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Margin Erosion and Securing More Profit

27 February 2015 | Updated 01 January 1970

The 2015 Incentive FM Group roundtable addressed the issue of margin erosion in the UK contract security industry, and asked whether it is having a detrimental affect on the safety of client’s buildings and the viability of the security industry at large.

The attendees also addressed what could be done to address this commodity pricing approach and whether the industry is selling itself short by broking labour as opposed to defeating risks. In short, is there a way of setting a new standard and options for a better way of working?

Attending the event were: Jeremy Waud, Incentive FM Group (Chair), Craig Pickard, Incentive-Lynx Security, Simon Chapman, Lodge Service, Steve Hall, Ultimate Security , Chris Kenneally, Cordant Services, Bobby Logue, Security Industry Strategist, Paul Harvey, Emprise and Chris Wisely, Axis Security.

Jeremy Waud, Chairman at Incentive FM Group, chaired the event and started by getting a consensus from the Group that the low margins that are now the norm in the sector make it extremely difficult for security companies to survive.


Questions on price

However, the Group was split over whether prices had finally bottomed out with some seeing a slight upturn in recent months. 

“Margins have been falling for many years and in more recent times, this has been exacerbated by the economic downturn,” explained Chris Wisely, MD, Axis Security. “While it remains a challenge for businesses within the sector to generate margin improvement, we now feel that it is acceptable to some of the more discerning customers to pay more where a higher quality service can be evidenced.”

Craig Pickard, MD, Incentive Lynx Security, believed procurement processes that focused too heavily on price would often result in contracts that are “underfunded and do not achieve best value”.

It was agreed that the margins issue was not being helped by the large TFM companies that are often offering security with an extremely low (or zero) margin so that they could get other elements of the operation, such as M&E, which attracted a much higher margin. “This is very predatory behaviour and results in the smaller firms being knocked out of the equation,” asserted Jeremy Waud, Chairman, Incentive FM Group.


Heart of the matter

The Group felt strongly that what is at the heart of the challenge is that all too frequently customers simply did not understand what they were buying and that the industry needed to work harder to educate customers. It was felt that existing trade bodies had failed to do this and there was little confidence that they would in the future. “The various trade bodies have lost their way and I’m not sure how they can turn it around,” said Steve Hall, Ultimate Security. “They need to show what they can do.”

Key members of the Group felt that lack of differentiation between companies and what they were offering was also something that needed to be addressed and that added value niche services should be considered. “The security industry is partly to blame for its troubles as they are not offering any clear differentiation and in the absence of anything else clients will buy on price.” Observed Paul Harvey, Emprise. “There is too much of a victim attitude in the industry – we need to step up and show where we can add value.”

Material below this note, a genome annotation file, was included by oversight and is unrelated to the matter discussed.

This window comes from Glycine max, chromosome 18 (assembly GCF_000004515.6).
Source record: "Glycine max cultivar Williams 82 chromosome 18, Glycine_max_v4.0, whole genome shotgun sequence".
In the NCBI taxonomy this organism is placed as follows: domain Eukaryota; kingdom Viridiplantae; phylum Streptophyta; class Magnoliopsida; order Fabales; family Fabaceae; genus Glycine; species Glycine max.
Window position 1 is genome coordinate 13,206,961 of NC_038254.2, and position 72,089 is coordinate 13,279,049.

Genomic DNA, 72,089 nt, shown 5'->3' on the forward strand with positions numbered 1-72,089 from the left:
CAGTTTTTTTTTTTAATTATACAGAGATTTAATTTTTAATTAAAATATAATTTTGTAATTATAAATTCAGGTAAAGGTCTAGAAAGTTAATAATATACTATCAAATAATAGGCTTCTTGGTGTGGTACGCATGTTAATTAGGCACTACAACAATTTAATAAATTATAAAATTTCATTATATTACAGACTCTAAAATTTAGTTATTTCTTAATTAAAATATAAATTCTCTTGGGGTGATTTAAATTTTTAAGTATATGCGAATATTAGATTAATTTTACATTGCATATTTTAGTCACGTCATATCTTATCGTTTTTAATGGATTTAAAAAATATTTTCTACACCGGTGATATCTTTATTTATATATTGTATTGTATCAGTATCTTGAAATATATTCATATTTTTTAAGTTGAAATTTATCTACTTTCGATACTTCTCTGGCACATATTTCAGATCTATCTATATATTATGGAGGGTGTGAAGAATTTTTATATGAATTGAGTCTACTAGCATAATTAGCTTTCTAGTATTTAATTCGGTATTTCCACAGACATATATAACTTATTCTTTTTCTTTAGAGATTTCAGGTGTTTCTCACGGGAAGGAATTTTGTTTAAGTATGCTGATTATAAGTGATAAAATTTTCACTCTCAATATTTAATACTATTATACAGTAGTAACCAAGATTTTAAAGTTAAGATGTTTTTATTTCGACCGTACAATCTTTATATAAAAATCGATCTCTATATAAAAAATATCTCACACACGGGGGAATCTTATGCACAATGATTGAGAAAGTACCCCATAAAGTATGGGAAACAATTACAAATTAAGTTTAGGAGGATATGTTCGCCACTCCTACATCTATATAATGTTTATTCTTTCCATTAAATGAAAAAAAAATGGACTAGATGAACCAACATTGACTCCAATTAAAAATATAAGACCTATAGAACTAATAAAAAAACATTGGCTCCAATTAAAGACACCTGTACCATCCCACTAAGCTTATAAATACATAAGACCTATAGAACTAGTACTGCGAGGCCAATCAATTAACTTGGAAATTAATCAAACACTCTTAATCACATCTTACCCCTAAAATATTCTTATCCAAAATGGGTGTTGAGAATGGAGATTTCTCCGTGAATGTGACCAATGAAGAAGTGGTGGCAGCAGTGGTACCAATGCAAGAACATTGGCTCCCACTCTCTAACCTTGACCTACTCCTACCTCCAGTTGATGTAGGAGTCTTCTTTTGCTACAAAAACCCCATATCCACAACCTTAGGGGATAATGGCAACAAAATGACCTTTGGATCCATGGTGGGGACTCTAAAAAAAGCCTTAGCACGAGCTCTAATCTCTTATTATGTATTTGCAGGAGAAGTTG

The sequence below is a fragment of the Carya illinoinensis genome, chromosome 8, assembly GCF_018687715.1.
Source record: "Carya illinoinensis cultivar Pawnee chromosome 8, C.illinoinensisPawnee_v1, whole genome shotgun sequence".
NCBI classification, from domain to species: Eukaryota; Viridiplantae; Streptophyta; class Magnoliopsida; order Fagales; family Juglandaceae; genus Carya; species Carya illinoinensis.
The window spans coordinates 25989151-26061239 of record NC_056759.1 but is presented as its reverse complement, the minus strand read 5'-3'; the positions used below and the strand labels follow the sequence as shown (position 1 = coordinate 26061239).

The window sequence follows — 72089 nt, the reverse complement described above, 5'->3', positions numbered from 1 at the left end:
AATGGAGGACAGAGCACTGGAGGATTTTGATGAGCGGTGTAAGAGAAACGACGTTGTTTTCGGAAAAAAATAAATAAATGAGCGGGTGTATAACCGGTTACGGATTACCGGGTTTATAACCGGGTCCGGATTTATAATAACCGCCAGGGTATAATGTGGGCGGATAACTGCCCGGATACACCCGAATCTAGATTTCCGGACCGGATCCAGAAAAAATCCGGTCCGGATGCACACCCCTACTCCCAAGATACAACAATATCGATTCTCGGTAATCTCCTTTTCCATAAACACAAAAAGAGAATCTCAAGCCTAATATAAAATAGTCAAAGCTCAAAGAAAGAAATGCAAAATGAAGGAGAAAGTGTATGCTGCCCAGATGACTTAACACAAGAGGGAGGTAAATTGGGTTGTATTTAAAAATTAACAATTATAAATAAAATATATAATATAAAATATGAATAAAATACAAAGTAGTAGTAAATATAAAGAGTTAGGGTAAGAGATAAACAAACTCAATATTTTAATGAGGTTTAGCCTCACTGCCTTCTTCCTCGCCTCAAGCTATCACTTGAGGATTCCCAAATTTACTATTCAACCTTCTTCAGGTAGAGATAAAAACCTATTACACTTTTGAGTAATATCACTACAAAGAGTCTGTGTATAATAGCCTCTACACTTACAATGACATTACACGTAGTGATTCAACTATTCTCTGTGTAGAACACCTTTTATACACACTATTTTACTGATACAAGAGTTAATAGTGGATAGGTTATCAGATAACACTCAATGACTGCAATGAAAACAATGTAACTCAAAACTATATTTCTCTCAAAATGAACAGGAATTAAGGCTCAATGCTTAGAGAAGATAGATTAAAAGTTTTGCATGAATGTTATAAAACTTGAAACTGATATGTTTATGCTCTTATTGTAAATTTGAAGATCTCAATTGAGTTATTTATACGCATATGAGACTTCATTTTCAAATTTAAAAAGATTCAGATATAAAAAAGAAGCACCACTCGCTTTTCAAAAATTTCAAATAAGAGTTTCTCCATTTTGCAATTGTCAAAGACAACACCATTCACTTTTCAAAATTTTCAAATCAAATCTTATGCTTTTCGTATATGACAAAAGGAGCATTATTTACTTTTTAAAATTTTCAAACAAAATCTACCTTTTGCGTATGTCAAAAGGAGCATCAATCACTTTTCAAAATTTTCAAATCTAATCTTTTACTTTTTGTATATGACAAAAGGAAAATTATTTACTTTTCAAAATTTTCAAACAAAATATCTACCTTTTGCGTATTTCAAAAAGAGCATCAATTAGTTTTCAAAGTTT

Correct training

The group agreed unanimously in the belief that the industry needed to attract more good people or train the exiting ones to enable them get these changes made.

They acknowledged that this was a difficult task against the backdrop of falling margins. Nevertheless, it was felt that a key account management approach would help to drive the education process. “The longevity of our relationships with our retail customers has to some extent helped us to maintain good margins,” stated Simon Chapman, Lodge Service.  “As we truly understand their business, it is easier to deliver and demonstrate value.”



The Group concluded their discussions by ‘brainstorming’ the idea of bringing together a number of security businesses to agree a high standard service offering – a ‘best of breed solution’ – that could be offered to clients.

It was agreed that this was an exciting development but to be successful it would need marketing to raise awareness. Plans were made for the group to meet next month to discuss this further, along with ‘innovative pricing’, and in due course, to invite key clients to critique the output plans.

“The time is right to stop skirting around these issues and address them,” said Bobby Logue, Security Industry Strategist. “We need to re-engineer the way that we sell security to deliver better value.”

Picture: The 2015 Incentive FM Group roundtable dealt with the issue of margin erosion in the UK contract security industry.

Article written by Mike Gannon | Published 27 February 2015


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